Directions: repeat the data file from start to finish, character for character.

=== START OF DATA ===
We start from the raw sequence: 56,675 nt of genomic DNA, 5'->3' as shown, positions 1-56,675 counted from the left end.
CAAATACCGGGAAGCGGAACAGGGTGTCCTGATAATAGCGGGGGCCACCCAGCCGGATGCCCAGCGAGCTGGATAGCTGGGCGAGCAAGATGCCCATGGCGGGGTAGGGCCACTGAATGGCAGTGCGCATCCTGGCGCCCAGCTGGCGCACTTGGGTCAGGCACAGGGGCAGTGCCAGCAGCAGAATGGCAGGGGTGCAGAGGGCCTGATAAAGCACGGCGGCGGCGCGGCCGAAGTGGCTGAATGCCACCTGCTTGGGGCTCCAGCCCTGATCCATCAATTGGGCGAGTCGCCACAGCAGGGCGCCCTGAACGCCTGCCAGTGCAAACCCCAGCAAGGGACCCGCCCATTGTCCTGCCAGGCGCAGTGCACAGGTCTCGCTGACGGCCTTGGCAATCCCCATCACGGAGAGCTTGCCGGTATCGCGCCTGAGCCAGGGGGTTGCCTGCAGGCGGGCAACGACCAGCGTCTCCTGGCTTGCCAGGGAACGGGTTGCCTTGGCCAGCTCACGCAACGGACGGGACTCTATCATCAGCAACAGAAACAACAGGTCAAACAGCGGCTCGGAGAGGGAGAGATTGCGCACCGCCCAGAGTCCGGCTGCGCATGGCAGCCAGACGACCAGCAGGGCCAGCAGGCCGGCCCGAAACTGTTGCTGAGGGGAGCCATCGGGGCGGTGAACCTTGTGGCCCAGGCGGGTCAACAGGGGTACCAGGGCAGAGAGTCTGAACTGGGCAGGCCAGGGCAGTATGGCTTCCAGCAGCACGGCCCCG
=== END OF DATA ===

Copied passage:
We start from the raw sequence: 56,675 nt of genomic DNA, 5'->3' as shown, positions 1-56,675 counted from the left end.
CAAATACCGGGAAGCGGAACAGGGTGTCCTGATAATAGCGGGGGCCACCCAGCCGGATGCCCAGCGAGCTGGATAGCTGGGCGAGCAAGATGCCCATGGCGGGGTAGGGCCACTGAATGGCAGTGCGCATCCTGGCGCCCAGCTGGCGCACTTGGGTCAGGCACAGGGGCAGTGCCAGCAGCAGAATGGCAGGGGTGCAGAGGGCCTGATAAAGCACGGCGGCGGCGCGGCCGAAGTGGCTGAATGCCACCTGCTTGGGGCTCCAGCCCTGATCCATCAATTGGGCGAGTCGCCACAGCAGGGCGCCCTGAACGCCTGCCAGTGCAAACCCCAGCAAGGGACCCGCCCATTGTCCTGCCAGGCGCAGTGCACAGGTCTCGCTGACGGCCTTGGCAATCCCCATCACGGAGAGCTTGCCGGTATCGCGCCTGAGCCAGGGGGTTGCCTGCAGGCGGGCAACGACCAGCGTCTCCTGGCTTGCCAGGGAACGGGTTGCCTTGGCCAGCTCACGCAACGGACGGGACTCTATCATCAGCAACAGAAACAACAGGTCAAACAGCGGCTCGGAGAGGGAGAGATTGCGCACCGCCCAGAGTCCGGCTGCGCATGGCAGCCAGACGACCAGCAGGGCCAGCAGGCCGGCCCGAAACTGTTGCTGAGGGGAGCCATCGGGGCGGTGAACCTTGTGGCCCAGGCGGGTCAACAGGGGTACCAGGGCAGAGAGTCTGAACTGGGCAGGCCAGGGCAGTATGGCTTCCAGCAGCACGGCCCCG